4 Major Automakers Rebuff Trump and Agree to Climate Deal to Reduce Emissions With California

Four large automakers broke with the Trump administration’s plans to roll back emissions standards and struck a voluntary deal with California to produce more fuel-efficient cars, Reuters reports.

The automakers -- Ford, BMW, VW, and Honda -- agreed to produce cars with higher fuel efficiency despite White House plans to roll back efficiency standards.

Under the deal, "the stringency of the requirements would increase at a nationwide average annual rate of 3.7% annually starting in the 2022 model year through 2026, and 1% of that annual improvement could be covered by credits awarded for building electrified vehicles,” according to the report.

"These terms will provide our companies much-needed regulatory certainty by allowing us to meet both federal and state requirements with a single national fleet, avoiding a patchwork of regulations while continuing to ensure meaningful greenhouse gas emissions reductions," the four automakers said in a statement, adding that the agreement is open to “all automakers.”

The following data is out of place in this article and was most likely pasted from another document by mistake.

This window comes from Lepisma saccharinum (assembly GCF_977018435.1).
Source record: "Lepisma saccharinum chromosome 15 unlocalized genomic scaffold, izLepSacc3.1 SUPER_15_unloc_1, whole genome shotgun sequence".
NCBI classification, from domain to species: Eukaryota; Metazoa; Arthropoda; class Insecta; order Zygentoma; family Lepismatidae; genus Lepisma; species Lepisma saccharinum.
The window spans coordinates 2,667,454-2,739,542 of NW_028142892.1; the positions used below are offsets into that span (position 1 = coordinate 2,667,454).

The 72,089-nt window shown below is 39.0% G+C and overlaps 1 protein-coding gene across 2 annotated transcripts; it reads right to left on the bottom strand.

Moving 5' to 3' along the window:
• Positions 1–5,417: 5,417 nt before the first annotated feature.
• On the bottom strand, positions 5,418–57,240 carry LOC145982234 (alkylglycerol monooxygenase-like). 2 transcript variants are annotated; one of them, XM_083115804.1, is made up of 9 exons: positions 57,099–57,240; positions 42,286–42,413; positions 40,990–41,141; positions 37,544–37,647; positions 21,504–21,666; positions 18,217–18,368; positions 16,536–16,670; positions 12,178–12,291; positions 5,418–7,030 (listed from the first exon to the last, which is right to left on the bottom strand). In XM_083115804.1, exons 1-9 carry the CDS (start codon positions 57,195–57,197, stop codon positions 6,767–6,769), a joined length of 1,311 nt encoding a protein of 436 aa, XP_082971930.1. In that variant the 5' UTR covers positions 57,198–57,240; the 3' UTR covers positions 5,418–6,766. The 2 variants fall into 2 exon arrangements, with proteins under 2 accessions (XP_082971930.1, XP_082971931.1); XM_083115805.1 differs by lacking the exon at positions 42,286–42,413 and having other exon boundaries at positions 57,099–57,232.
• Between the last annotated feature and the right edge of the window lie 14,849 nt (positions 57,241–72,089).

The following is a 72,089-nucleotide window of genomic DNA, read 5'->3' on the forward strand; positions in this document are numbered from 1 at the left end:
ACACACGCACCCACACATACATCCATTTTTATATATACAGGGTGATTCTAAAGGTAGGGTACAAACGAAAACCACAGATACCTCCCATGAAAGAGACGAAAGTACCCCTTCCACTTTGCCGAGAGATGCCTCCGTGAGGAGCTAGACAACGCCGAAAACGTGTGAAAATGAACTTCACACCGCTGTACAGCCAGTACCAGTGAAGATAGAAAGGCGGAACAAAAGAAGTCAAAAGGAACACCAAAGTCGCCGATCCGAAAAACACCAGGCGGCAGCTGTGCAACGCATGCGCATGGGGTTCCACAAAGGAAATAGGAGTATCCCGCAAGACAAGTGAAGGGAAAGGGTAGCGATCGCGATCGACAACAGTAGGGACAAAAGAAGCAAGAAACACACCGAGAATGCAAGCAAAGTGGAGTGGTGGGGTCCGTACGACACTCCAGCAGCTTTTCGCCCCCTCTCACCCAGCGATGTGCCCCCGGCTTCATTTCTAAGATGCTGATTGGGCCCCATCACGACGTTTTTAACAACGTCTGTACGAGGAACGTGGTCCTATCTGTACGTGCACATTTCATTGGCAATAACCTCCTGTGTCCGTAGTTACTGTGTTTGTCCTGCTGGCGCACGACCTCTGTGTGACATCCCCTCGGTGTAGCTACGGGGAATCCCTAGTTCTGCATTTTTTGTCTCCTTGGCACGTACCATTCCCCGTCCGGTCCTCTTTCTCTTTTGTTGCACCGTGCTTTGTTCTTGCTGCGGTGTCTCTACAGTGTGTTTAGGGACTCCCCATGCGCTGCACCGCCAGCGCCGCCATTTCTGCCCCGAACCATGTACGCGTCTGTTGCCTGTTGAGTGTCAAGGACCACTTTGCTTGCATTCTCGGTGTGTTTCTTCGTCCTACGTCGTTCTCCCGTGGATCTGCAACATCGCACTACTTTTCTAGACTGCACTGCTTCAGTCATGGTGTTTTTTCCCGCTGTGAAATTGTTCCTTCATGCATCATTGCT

Deal rebuffs Trump plans:

The deal comes as the Trump administration plans to roll back nationwide Obama-era fuel efficiency standards. Automakers supported weakening the rules, Axios reported, but “have also bristled at Trump's push to freeze them outright.”

Under the Trump plan, the EPA would strip California’s special permission to set their own efficiency standards under the Clean Air Act.

California air pollution regulator Mary Nichols told The Washington Post that the deal is a potential “olive branch” with the White House.

“What we have here is a statement of principles, intended to reach out to the federal government to move them off the track that they seem to be on, and on to a more constructive track,” Nichols said.

Trump plan would increase emissions:

Trump’s plan to freeze efficiency standards between 2020 and 2026 would increase greenhouse gas emissions by between “16 million and 37 million metric tons during that period,” The Washington Post reported. “That’s the equivalent of adding between 3.4 million and 7.8 million cars on the road.”

The White House last year rejected a deal with California, saying the state “failed to put forward a productive alternative” to the administration’s plan.

Nichols said that after more than a year of negotiations, it was the automakers that approached automakers about striking a deal even as talks with the White House never got off the ground.


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